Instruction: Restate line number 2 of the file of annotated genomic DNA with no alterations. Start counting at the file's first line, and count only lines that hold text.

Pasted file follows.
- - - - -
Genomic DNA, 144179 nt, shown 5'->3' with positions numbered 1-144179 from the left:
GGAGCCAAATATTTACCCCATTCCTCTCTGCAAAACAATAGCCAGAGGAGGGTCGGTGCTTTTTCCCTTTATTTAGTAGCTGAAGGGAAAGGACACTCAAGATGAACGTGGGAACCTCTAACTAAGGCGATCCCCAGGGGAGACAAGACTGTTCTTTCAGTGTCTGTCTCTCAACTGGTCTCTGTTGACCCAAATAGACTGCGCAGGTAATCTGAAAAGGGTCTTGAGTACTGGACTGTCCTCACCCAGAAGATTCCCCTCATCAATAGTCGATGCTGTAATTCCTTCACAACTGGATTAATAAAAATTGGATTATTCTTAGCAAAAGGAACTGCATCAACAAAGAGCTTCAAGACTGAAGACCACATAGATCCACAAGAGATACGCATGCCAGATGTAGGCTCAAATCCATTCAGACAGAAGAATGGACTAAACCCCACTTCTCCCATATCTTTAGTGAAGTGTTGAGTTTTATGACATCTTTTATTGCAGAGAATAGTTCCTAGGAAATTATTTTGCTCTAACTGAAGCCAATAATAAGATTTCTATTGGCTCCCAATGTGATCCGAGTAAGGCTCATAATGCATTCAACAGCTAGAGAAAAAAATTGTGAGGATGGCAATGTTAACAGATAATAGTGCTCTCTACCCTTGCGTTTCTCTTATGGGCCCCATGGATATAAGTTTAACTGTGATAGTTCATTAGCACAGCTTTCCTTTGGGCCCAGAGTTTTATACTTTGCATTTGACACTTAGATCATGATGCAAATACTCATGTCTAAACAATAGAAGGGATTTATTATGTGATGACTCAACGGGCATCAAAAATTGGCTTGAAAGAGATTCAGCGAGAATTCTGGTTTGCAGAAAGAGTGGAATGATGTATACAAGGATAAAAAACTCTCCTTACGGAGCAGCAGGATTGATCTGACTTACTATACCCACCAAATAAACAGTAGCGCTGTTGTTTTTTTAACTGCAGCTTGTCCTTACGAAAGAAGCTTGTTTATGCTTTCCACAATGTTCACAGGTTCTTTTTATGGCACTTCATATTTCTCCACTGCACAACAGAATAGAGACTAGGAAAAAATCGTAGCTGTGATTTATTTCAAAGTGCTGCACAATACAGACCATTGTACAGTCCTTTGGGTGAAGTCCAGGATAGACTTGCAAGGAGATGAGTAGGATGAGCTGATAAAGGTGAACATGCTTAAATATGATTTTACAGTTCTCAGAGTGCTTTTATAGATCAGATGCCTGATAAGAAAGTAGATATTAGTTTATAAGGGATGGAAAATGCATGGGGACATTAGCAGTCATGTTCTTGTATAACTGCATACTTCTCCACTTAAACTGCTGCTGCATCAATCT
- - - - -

GGAGCCAAATATTTACCCCATTCCTCTCTGCAAAACAATAGCCAGAGGAGGGTCGGTGCTTTTTCCCTTTATTTAGTAGCTGAAGGGAAAGGACACTCAAGATGAACGTGGGAACCTCTAACTAAGGCGATCCCCAGGGGAGACAAGACTGTTCTTTCAGTGTCTGTCTCTCAACTGGTCTCTGTTGACCCAAATAGACTGCGCAGGTAATCTGAAAAGGGTCTTGAGTACTGGACTGTCCTCACCCAGAAGATTCCCCTCATCAATAGTCGATGCTGTAATTCCTTCACAACTGGATTAATAAAAATTGGATTATTCTTAGCAAAAGGAACTGCATCAACAAAGAGCTTCAAGACTGAAGACCACATAGATCCACAAGAGATACGCATGCCAGATGTAGGCTCAAATCCATTCAGACAGAAGAATGGACTAAACCCCACTTCTCCCATATCTTTAGTGAAGTGTTGAGTTTTATGACATCTTTTATTGCAGAGAATAGTTCCTAGGAAATTATTTTGCTCTAACTGAAGCCAATAATAAGATTTCTATTGGCTCCCAATGTGATCCGAGTAAGGCTCATAATGCATTCAACAGCTAGAGAAAAAAATTGTGAGGATGGCAATGTTAACAGATAATAGTGCTCTCTACCCTTGCGTTTCTCTTATGGGCCCCATGGATATAAGTTTAACTGTGATAGTTCATTAGCACAGCTTTCCTTTGGGCCCAGAGTTTTATACTTTGCATTTGACACTTAGATCATGATGCAAATACTCATGTCTAAACAATAGAAGGGATTTATTATGTGATGACTCAACGGGCATCAAAAATTGGCTTGAAAGAGATTCAGCGAGAATTCTGGTTTGCAGAAAGAGTGGAATGATGTATACAAGGATAAAAAACTCTCCTTACGGAGCAGCAGGATTGATCTGACTTACTATACCCACCAAATAAACAGTAGCGCTGTTGTTTTTTTAACTGCAGCTTGTCCTTACGAAAGAAGCTTGTTTATGCTTTCCACAATGTTCACAGGTTCTTTTTATGGCACTTCATATTTCTCCACTGCACAACAGAATAGAGACTAGGAAAAAATCGTAGCTGTGATTTATTTCAAAGTGCTGCACAATACAGACCATTGTACAGTCCTTTGGGTGAAGTCCAGGATAGACTTGCAAGGAGATGAGTAGGATGAGCTGATAAAGGTGAACATGCTTAAATATGATTTTACAGTTCTCAGAGTGCTTTTATAGATCAGATGCCTGATAAGAAAGTAGATATTAGTTTATAAGGGATGGAAAATGCATGGGGACATTAGCAGTCATGTTCTTGTATAACTGCATACTTCTCCACTTAAACTGCTGCTGCATCAATCT